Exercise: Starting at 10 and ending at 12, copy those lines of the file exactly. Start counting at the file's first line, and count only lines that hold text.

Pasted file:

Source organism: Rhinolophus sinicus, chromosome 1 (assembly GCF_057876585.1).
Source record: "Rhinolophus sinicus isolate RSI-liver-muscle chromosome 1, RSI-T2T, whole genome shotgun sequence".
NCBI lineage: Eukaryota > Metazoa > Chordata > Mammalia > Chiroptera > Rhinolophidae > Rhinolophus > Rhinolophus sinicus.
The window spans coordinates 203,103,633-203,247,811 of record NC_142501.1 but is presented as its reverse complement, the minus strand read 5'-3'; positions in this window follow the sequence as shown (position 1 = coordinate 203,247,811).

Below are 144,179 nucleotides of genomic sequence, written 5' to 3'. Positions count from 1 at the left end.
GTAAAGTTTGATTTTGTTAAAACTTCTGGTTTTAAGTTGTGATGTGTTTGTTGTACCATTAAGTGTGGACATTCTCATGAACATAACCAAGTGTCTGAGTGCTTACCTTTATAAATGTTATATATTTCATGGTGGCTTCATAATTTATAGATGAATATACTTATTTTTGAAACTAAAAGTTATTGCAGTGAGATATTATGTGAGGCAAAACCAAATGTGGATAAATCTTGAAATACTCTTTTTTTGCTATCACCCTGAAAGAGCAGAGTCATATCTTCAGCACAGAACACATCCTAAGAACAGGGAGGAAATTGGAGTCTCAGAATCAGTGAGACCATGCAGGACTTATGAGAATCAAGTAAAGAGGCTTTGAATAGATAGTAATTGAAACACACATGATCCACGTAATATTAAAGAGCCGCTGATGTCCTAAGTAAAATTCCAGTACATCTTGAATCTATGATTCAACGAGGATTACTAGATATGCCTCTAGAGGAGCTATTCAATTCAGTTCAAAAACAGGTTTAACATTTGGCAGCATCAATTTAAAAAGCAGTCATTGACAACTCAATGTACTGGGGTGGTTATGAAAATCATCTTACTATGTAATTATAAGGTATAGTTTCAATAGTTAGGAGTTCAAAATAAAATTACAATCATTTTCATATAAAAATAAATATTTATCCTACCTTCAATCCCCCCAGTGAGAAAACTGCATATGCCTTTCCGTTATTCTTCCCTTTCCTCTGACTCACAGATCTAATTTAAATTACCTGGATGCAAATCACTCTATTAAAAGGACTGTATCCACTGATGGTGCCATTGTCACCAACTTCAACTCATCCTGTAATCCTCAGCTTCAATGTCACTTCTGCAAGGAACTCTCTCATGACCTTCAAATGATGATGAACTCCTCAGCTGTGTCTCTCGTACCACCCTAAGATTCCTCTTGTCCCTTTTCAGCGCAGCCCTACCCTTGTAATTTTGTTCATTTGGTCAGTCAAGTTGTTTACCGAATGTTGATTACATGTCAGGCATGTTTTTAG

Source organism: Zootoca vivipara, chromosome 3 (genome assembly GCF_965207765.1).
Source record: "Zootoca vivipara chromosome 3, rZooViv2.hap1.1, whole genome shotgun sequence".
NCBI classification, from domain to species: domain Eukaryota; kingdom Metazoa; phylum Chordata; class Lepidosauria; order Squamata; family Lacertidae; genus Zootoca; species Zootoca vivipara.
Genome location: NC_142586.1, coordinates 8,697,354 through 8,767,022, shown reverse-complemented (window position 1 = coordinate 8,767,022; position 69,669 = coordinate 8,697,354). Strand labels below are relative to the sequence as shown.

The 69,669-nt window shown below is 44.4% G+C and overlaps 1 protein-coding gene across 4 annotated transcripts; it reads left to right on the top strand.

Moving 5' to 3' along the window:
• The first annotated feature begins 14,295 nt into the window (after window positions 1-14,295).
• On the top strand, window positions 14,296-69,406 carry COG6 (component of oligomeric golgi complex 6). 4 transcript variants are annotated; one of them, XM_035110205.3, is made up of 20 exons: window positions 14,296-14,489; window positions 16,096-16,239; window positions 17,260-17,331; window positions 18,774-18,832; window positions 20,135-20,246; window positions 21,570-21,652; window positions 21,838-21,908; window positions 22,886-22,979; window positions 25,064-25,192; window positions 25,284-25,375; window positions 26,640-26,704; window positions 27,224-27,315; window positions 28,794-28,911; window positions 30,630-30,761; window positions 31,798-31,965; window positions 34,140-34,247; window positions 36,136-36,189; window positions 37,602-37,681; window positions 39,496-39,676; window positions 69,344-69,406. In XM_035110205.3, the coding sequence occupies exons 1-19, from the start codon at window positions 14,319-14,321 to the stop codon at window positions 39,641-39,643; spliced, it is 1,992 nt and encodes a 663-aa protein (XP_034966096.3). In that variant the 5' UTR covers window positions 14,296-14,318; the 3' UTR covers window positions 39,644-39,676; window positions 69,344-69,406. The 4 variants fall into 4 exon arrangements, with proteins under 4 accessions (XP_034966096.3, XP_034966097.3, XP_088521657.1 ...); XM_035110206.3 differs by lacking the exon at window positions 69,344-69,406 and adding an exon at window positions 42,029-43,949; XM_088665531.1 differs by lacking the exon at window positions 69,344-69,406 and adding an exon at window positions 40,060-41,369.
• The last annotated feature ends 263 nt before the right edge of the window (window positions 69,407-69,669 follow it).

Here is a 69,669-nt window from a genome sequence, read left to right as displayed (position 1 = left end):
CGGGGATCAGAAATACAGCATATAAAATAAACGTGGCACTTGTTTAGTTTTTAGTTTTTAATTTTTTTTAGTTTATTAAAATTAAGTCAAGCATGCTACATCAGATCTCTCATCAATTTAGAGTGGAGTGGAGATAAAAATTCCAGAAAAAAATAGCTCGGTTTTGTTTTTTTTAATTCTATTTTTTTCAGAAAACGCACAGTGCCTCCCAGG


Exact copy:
Genome location: NC_142586.1, coordinates 8,697,354 through 8,767,022, shown reverse-complemented (window position 1 = coordinate 8,767,022; position 69,669 = coordinate 8,697,354). Strand labels below are relative to the sequence as shown.

The 69,669-nt window shown below is 44.4% G+C and overlaps 1 protein-coding gene across 4 annotated transcripts; it reads left to right on the top strand.

Moving 5' to 3' along the window: